If Q and R are adequately documented without appeal to the property P, one might even write one of

   <Q> <M> [].   or
   <R> <N> [].

which avoids the annoyance of having to give names to properties that might never be used. The latter, for example, would be the same as saying "R is a shorthand property".

TBD: These constraints aren't expressible in OWL DL. If M and N are written at all they will need to be annotation properties. Assess whether DL property chains, which only give inclusion, not equality, are a good alternative to M- and N-statements.

Where the object of a property might also be written using a hash URI, the story gets more complicated. In principle we might need, in addition to M and N, two corresponding declarations that say how the object is to be treated.

Proposed processing model


   <U> <Q> ?t.
   U is a hashless http: URI 
   <Q> <M> ?p.


   <U> <F*> _:1.       #implies (asserts) that such a _:1 F*-related to <U> exists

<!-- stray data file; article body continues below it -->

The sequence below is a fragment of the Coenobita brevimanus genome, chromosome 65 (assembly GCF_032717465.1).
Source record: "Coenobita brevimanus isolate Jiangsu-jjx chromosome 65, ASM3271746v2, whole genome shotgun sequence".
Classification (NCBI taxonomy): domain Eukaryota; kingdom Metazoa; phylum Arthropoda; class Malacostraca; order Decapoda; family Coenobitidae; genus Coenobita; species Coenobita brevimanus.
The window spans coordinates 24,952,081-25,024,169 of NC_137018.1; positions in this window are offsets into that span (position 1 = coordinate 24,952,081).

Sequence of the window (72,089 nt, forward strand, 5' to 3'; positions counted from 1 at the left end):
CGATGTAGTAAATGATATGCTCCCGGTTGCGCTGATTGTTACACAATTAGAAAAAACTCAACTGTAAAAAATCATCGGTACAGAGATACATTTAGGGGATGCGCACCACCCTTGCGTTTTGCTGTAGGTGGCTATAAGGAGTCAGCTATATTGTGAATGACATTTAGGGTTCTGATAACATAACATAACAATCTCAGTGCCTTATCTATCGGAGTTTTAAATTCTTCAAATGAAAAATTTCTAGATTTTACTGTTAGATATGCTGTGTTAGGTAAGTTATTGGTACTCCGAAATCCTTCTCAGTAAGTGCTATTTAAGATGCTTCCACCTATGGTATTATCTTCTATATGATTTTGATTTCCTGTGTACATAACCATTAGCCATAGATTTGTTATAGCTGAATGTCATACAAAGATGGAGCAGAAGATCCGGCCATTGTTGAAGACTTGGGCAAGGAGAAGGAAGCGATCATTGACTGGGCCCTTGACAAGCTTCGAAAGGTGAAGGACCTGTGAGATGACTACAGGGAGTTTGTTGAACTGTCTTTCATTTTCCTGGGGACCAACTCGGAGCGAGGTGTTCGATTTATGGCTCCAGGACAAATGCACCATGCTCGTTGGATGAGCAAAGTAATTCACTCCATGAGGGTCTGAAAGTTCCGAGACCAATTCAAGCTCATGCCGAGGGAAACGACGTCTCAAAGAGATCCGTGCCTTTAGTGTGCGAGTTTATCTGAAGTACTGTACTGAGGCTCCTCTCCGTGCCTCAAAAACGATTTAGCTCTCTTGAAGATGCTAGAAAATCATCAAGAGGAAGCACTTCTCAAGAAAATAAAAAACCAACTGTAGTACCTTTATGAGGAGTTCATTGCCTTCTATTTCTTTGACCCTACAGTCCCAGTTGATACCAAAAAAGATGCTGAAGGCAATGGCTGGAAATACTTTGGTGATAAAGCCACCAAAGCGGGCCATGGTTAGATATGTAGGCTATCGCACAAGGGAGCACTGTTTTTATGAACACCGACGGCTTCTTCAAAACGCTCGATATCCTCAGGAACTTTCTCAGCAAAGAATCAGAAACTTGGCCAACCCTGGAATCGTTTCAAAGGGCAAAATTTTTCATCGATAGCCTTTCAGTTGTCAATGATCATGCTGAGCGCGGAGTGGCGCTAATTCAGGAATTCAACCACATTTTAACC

_:1 ?p ?t.

i.e. there is a landing page associated with <U> (typically due to 200, but conceivably described by 303?).

F* (one of the projection functions) is functional so create only a single _:1 for each such URI U.

(Semantically, F* is just M applied to the identity function, i.e. <F*> <M> owl:sameAs.)

Similarly, from

   <U> <R> ?d.
   U is a hashless http: URI
   <R> <N> ?p.


   <U> <G*> _:2.       #implies (asserts) that such a _:2 G*-related to <U> exists
   _:2 ?p ?d.

i.e. there is something primary-topic-associated with <U> ("face value" regardless of 200/303?).

G* is also functional, so _:2 can be unique for each URI U.

TBD: Do we really need the syntactic precondition 'U is a hashless http: URI'? Syntactic conditions on inference rules wreak havoc with entailment (compositional semantics, referential transparency).

TBD: Work through the DOI+303 case (see below regarding interoperability with 303).

TBD: Consider a rule

  <U> <R> ?t.
  U is a hash URI
  ?t <M> ?p.


  <U> ?p ?t.


Analyzing interoperability of shorthand properties with hash and 303 URIs

Work in progress: Filling in the boxes below, adopting the terminology used below:

URI class relation type
Compensating Non-compensating
Disputed X
Self-describing ("HR14a opt-in")

✓ = interoperability achieved, X = not achievable (we would recommend that one does not write such a statement).

"Compensating" means the property is declared to factor through F* or G*, while "non-compensating" means it is not. E.g. "shorthand" properties such as R are compensating, while P is non-compensating.